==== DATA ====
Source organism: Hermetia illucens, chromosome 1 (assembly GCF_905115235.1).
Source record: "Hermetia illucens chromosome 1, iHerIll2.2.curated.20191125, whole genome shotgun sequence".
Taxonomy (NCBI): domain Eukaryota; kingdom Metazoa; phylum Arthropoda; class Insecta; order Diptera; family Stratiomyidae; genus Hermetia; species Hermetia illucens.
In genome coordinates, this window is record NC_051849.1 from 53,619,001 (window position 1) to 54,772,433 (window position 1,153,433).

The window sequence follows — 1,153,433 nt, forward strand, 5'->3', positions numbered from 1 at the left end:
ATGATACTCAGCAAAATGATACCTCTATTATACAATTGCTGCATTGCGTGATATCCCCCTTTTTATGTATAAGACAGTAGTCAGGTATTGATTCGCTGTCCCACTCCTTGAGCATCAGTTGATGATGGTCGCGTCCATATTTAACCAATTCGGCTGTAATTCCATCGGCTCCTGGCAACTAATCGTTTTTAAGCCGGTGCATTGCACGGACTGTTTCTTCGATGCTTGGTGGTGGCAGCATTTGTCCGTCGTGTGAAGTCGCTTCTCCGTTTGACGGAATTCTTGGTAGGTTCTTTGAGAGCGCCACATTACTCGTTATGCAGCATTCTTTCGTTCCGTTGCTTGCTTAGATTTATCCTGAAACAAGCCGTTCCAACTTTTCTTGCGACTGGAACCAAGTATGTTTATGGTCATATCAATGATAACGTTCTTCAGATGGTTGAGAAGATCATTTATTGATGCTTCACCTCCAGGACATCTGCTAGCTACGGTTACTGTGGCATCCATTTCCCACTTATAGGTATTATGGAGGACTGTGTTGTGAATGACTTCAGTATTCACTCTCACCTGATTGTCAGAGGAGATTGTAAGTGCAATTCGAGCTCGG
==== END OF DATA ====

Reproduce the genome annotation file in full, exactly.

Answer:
Source organism: Hermetia illucens, chromosome 1 (assembly GCF_905115235.1).
Source record: "Hermetia illucens chromosome 1, iHerIll2.2.curated.20191125, whole genome shotgun sequence".
Taxonomy (NCBI): domain Eukaryota; kingdom Metazoa; phylum Arthropoda; class Insecta; order Diptera; family Stratiomyidae; genus Hermetia; species Hermetia illucens.
In genome coordinates, this window is record NC_051849.1 from 53,619,001 (window position 1) to 54,772,433 (window position 1,153,433).

The window sequence follows — 1,153,433 nt, forward strand, 5'->3', positions numbered from 1 at the left end:
ATGATACTCAGCAAAATGATACCTCTATTATACAATTGCTGCATTGCGTGATATCCCCCTTTTTATGTATAAGACAGTAGTCAGGTATTGATTCGCTGTCCCACTCCTTGAGCATCAGTTGATGATGGTCGCGTCCATATTTAACCAATTCGGCTGTAATTCCATCGGCTCCTGGCAACTAATCGTTTTTAAGCCGGTGCATTGCACGGACTGTTTCTTCGATGCTTGGTGGTGGCAGCATTTGTCCGTCGTGTGAAGTCGCTTCTCCGTTTGACGGAATTCTTGGTAGGTTCTTTGAGAGCGCCACATTACTCGTTATGCAGCATTCTTTCGTTCCGTTGCTTGCTTAGATTTATCCTGAAACAAGCCGTTCCAACTTTTCTTGCGACTGGAACCAAGTATGTTTATGGTCATATCAATGATAACGTTCTTCAGATGGTTGAGAAGATCATTTATTGATGCTTCACCTCCAGGACATCTGCTAGCTACGGTTACTGTGGCATCCATTTCCCACTTATAGGTATTATGGAGGACTGTGTTGTGAATGACTTCAGTATTCACTCTCACCTGATTGTCAGAGGAGATTGTAAGTGCAATTCGAGCTCGG